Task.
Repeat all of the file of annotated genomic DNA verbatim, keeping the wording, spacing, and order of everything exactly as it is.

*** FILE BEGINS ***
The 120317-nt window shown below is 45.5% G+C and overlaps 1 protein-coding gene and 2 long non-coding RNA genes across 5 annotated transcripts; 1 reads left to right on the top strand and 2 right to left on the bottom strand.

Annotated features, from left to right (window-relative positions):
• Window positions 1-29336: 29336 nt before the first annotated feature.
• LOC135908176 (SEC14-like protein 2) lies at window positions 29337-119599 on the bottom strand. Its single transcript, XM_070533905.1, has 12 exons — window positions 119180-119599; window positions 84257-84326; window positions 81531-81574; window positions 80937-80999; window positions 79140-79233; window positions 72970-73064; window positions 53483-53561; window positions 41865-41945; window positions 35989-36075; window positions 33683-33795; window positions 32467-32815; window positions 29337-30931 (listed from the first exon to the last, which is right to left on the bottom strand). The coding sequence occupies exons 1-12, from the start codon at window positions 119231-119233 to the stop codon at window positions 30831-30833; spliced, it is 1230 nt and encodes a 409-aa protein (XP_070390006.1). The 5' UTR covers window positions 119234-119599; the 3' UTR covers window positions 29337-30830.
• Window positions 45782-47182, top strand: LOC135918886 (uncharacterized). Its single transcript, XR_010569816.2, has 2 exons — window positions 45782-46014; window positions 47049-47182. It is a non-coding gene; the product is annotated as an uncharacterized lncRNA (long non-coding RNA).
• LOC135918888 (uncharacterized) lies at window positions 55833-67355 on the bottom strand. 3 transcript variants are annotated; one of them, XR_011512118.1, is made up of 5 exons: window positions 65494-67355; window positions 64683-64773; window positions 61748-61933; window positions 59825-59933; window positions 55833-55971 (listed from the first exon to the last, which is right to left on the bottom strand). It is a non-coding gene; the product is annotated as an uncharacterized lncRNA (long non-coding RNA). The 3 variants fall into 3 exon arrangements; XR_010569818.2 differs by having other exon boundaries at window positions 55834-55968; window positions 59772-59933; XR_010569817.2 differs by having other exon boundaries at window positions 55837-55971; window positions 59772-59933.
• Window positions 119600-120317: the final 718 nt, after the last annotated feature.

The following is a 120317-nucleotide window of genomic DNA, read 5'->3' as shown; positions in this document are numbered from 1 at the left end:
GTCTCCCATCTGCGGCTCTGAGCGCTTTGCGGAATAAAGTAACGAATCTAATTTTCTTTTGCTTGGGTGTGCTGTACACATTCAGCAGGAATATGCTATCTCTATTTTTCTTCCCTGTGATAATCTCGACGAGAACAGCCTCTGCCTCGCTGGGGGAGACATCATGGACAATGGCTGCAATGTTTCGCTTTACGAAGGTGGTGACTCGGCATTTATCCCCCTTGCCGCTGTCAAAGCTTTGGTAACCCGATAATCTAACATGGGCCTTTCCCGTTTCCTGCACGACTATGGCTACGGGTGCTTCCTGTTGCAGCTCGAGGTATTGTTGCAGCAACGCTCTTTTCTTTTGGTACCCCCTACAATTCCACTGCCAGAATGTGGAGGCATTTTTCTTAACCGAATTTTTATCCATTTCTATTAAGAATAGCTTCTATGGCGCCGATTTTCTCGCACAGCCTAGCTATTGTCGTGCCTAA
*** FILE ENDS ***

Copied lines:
The 120317-nt window shown below is 45.5% G+C and overlaps 1 protein-coding gene and 2 long non-coding RNA genes across 5 annotated transcripts; 1 reads left to right on the top strand and 2 right to left on the bottom strand.

Annotated features, from left to right (window-relative positions):
• Window positions 1-29336: 29336 nt before the first annotated feature.
• LOC135908176 (SEC14-like protein 2) lies at window positions 29337-119599 on the bottom strand. Its single transcript, XM_070533905.1, has 12 exons — window positions 119180-119599; window positions 84257-84326; window positions 81531-81574; window positions 80937-80999; window positions 79140-79233; window positions 72970-73064; window positions 53483-53561; window positions 41865-41945; window positions 35989-36075; window positions 33683-33795; window positions 32467-32815; window positions 29337-30931 (listed from the first exon to the last, which is right to left on the bottom strand). The coding sequence occupies exons 1-12, from the start codon at window positions 119231-119233 to the stop codon at window positions 30831-30833; spliced, it is 1230 nt and encodes a 409-aa protein (XP_070390006.1). The 5' UTR covers window positions 119234-119599; the 3' UTR covers window positions 29337-30830.
• Window positions 45782-47182, top strand: LOC135918886 (uncharacterized). Its single transcript, XR_010569816.2, has 2 exons — window positions 45782-46014; window positions 47049-47182. It is a non-coding gene; the product is annotated as an uncharacterized lncRNA (long non-coding RNA).
• LOC135918888 (uncharacterized) lies at window positions 55833-67355 on the bottom strand. 3 transcript variants are annotated; one of them, XR_011512118.1, is made up of 5 exons: window positions 65494-67355; window positions 64683-64773; window positions 61748-61933; window positions 59825-59933; window positions 55833-55971 (listed from the first exon to the last, which is right to left on the bottom strand). It is a non-coding gene; the product is annotated as an uncharacterized lncRNA (long non-coding RNA). The 3 variants fall into 3 exon arrangements; XR_010569818.2 differs by having other exon boundaries at window positions 55834-55968; window positions 59772-59933; XR_010569817.2 differs by having other exon boundaries at window positions 55837-55971; window positions 59772-59933.
• Window positions 119600-120317: the final 718 nt, after the last annotated feature.

The following is a 120317-nucleotide window of genomic DNA, read 5'->3' as shown; positions in this document are numbered from 1 at the left end:
GTCTCCCATCTGCGGCTCTGAGCGCTTTGCGGAATAAAGTAACGAATCTAATTTTCTTTTGCTTGGGTGTGCTGTACACATTCAGCAGGAATATGCTATCTCTATTTTTCTTCCCTGTGATAATCTCGACGAGAACAGCCTCTGCCTCGCTGGGGGAGACATCATGGACAATGGCTGCAATGTTTCGCTTTACGAAGGTGGTGACTCGGCATTTATCCCCCTTGCCGCTGTCAAAGCTTTGGTAACCCGATAATCTAACATGGGCCTTTCCCGTTTCCTGCACGACTATGGCTACGGGTGCTTCCTGTTGCAGCTCGAGGTATTGTTGCAGCAACGCTCTTTTCTTTTGGTACCCCCTACAATTCCACTGCCAGAATGTGGAGGCATTTTTCTTAACCGAATTTTTATCCATTTCTATTAAGAATAGCTTCTATGGCGCCGATTTTCTCGCACAGCCTAGCTATTGTCGTGCCTAA